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ABALLO (Avallon) Yonne, France.

Called Aballo in the Peutinger Table, its location at the edge of limestone and granite deposits and its proximity to the Agrippan road made it a much-frequented place in antiquity. Statues, pottery, and coins have been found by chance in the town itself, and two pink marble columns from an unknown temple were reused in the church of St-Martin du Bourg.

The Roman city has been located on a rocky spur overlooking the Cousin valley. A temple of the 1st c. A.D. was discovered in the 19th c. It consists of a room (17 m square) surrounded by a gallery that contained the remains of some fine white marble statues (among them a head of Minerva) and fragments of an incomplete dedication. The god that was worshiped here has not been identified: the inscription was long thought to be a dedication to Mercury, but a recent study has suggested that the god's name begins with NURC or NERC. . . . Avallon has a local museum.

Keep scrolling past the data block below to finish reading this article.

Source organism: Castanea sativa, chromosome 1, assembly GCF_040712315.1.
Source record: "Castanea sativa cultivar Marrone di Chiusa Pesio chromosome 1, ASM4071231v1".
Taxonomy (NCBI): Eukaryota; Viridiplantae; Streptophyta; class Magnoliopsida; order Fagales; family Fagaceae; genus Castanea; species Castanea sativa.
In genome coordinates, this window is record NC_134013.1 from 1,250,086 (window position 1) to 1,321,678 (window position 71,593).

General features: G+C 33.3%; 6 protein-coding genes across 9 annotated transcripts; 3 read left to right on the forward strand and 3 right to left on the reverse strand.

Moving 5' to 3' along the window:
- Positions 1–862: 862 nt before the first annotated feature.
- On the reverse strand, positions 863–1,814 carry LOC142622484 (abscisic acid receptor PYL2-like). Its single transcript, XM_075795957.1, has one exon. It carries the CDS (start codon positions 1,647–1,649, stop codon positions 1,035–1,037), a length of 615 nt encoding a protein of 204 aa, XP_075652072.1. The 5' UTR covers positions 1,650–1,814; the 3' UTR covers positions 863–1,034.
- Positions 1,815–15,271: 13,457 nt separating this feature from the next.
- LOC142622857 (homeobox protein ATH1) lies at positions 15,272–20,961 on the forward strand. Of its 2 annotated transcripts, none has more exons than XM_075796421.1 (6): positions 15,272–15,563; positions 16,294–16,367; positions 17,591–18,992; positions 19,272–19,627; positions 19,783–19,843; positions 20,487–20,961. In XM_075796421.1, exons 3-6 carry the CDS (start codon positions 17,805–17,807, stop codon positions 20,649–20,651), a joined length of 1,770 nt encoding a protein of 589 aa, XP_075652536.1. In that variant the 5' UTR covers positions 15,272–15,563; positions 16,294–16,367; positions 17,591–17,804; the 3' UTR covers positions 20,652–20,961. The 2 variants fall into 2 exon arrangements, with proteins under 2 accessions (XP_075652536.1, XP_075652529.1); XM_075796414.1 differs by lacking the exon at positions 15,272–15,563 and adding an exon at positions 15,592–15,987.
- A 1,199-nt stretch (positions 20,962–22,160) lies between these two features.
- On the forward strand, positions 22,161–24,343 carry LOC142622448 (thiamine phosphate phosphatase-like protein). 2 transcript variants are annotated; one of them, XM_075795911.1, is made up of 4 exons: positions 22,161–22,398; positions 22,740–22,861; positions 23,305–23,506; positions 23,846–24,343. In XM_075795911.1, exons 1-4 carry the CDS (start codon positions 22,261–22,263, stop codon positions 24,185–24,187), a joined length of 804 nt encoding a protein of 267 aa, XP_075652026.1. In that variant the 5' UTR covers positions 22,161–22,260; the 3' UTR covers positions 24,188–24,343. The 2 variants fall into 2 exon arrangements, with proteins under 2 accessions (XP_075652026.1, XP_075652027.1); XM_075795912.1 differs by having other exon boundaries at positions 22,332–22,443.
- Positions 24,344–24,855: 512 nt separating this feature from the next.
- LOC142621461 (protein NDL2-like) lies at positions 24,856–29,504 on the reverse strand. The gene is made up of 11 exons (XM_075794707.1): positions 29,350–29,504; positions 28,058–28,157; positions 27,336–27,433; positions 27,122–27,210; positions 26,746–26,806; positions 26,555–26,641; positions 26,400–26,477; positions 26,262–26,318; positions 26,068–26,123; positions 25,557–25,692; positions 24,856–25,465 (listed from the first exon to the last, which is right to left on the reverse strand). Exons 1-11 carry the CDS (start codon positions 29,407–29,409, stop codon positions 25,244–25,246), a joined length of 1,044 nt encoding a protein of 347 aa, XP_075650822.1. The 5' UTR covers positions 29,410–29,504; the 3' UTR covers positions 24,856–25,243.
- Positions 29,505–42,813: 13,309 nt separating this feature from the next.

A. Parat, Le temple romain du Montmartre (1928); B. Lacroix, Dieux gaulois et romains de la vallée de la Cure (1970).


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